24. Mutual Fund Project? • Find a fund that you feel would be a good investment for you, given your financial goals, investment objectives and tolerance for risk • Research can include going online to, or other sources • No too late to change your learning agreement. Just send me another proposal. 16-25

  25. Real Estate Investments • Types • Examples • Advantages • Disadvantages

  26. Real Estate Investment Types • Direct. • As the investor, you hold legal title to the property. • Your home as an investment. • A place to live. • A major asset of most households. • Shelter income from taxes if you have a large mortgage - interest is deductible. • Possible hedge against inflation.Be aware of possible real estate “bubbles.” 17-2

  27. Examples of Direct Real Estate Investments • Your primary home. • A vacation home. • Tax advantages depend on if the IRS views it as your second home or as a rental property. • If you don’t rent it more than 14 days a year you can write off mortgage interest and property tax. • Primary reason to own a vacation home is because you want to use it. 17-3

  28. Examples of Direct Real Estate Investments (continued) • Undeveloped land. • Can be tremendous gains but this type of investment poses enormous risks. All the money is riding on a single parcel of land. • Most people buy land with the idea of subdividing the land. 17-4

  29. More Examples of Direct Real Estate Investments • Commercial property: land and buildings that produce lease or rental income. Examples are: • Most common investment of this type is a duplex or small apartment building. It also includes hotels, office buildings, stores, and many other types of commercial establishments. • Will income be greater than expenses? • Tax deductions, such as depreciation and property taxes are limited to the amount of rental income you receive 17-5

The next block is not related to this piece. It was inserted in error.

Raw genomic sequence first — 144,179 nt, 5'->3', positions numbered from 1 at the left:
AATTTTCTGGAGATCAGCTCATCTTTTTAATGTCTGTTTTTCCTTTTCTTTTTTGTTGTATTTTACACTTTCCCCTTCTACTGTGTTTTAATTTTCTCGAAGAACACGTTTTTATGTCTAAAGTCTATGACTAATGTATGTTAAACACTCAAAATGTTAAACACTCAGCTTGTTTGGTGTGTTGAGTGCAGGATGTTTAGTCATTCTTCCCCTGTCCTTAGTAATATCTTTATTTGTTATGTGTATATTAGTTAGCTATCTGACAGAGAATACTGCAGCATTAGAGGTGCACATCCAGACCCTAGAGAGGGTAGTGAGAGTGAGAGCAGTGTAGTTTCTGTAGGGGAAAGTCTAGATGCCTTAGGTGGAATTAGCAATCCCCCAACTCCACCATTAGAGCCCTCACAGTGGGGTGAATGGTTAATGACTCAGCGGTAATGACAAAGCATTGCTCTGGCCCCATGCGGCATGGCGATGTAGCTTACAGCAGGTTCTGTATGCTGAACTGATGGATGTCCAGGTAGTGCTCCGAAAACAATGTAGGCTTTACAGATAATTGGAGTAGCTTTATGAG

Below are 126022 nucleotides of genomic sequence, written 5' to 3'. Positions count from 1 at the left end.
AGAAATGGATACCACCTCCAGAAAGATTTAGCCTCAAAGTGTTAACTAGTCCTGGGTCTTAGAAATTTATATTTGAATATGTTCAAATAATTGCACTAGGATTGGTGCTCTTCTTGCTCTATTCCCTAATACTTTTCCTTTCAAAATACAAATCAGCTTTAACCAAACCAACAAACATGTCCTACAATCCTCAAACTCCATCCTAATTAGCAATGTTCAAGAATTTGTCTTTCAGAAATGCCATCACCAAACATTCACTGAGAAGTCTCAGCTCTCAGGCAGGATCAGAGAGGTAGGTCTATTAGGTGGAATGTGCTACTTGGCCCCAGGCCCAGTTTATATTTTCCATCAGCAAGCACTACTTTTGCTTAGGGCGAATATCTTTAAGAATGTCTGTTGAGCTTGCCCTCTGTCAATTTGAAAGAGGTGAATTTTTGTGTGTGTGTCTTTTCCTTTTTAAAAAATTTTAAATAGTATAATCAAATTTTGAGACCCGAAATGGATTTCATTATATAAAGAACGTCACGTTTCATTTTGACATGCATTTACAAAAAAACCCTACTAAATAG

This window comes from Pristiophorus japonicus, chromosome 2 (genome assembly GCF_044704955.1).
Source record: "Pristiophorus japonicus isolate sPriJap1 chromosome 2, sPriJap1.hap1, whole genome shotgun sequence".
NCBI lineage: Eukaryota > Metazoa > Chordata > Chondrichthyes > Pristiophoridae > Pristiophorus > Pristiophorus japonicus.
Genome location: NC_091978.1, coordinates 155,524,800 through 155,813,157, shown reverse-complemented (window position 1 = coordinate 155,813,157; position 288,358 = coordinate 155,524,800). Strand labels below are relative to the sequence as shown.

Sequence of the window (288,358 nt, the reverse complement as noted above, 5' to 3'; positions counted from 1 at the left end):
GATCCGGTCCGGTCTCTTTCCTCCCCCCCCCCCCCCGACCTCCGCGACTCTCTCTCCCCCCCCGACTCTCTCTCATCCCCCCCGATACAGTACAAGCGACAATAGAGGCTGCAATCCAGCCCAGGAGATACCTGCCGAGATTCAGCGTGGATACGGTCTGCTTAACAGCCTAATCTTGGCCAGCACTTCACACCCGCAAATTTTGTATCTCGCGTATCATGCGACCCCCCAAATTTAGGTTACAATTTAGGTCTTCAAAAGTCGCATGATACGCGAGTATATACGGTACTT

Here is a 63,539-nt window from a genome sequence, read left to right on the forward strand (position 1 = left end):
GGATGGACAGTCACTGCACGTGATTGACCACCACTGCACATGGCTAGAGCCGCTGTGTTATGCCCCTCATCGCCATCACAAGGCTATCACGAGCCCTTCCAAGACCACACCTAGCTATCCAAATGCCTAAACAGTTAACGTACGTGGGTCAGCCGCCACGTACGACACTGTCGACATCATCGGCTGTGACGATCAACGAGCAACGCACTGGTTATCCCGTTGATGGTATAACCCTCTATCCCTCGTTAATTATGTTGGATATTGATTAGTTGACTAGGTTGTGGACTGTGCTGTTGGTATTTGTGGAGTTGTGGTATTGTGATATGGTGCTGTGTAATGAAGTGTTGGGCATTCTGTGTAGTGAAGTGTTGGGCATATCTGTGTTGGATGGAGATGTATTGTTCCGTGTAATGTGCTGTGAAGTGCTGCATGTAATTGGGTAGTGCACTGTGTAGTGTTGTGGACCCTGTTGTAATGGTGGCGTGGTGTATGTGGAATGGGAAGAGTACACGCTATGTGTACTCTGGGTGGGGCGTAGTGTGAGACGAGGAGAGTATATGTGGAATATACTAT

30. Real Estate Investments Types • Indirect • Real estate syndicates. • A syndicate is a temporary association of individuals or firms organized to perform a specific task that takes a large amount of capital. Can be organized as a corporation, trust, or limited partnership. • Provide professional management and limited liability for its members, and diversification, if several properties are owned. 17-6

  31. Examples of Indirect Real Estate Investments • Real estate limited partnerships. • A limited partnership has a general partner who has unlimited liability and sells participation units to the limited partners. The partner’s liability is limited to the extent of their initial investment, such as $10,000. 17-7

  32. Examples of Indirect Real Estate Investments (continued) • Real estate investment trusts (REIT). • REITs are similar to a mutual fund or investment company and trade shares. • May buy properties and/or invest in first and second mortgages. • Equity REITs own properties; mortgage REITs own mortgages; hybrid REITS own both properties and mortgages • Participation certificates. • A risk-proof real estate investment. • Equity investment in a pool of mortgages that have been purchased by one of several government agencies, such as Ginnie Mae and Freddie Mac. 17-8

  33. Advantages of Real Estate Investments • A hedge against inflation & risk of stocks & bonds (Diversification!) • Easy entry as in REITs or as a limited partner (such as investing $5,000 to own part of an apartment building) • Limited financial liability—limited partners. • No management concerns -REITs • Direct Ownership offers • Financial leverage -using borrowed funds • Tax shelters (mortgage interest & real estate taxes are deductible) 17-9

  34. Disadvantages of Real Estate Investments • Illiquidity except REITs • Declining property values. • Lack of diversification- if real estate is all you have • Lack of a tax shelter for real estate syndicates. • Long depreciation period. • Management problems—direct real estate. 17-10

  35. Richest Man in Babylon • Spend less than you make • Save the difference - regularly • Diversify • You will accumulate wealth • Time proven method: Regular savinging into mutual funds (and REITs)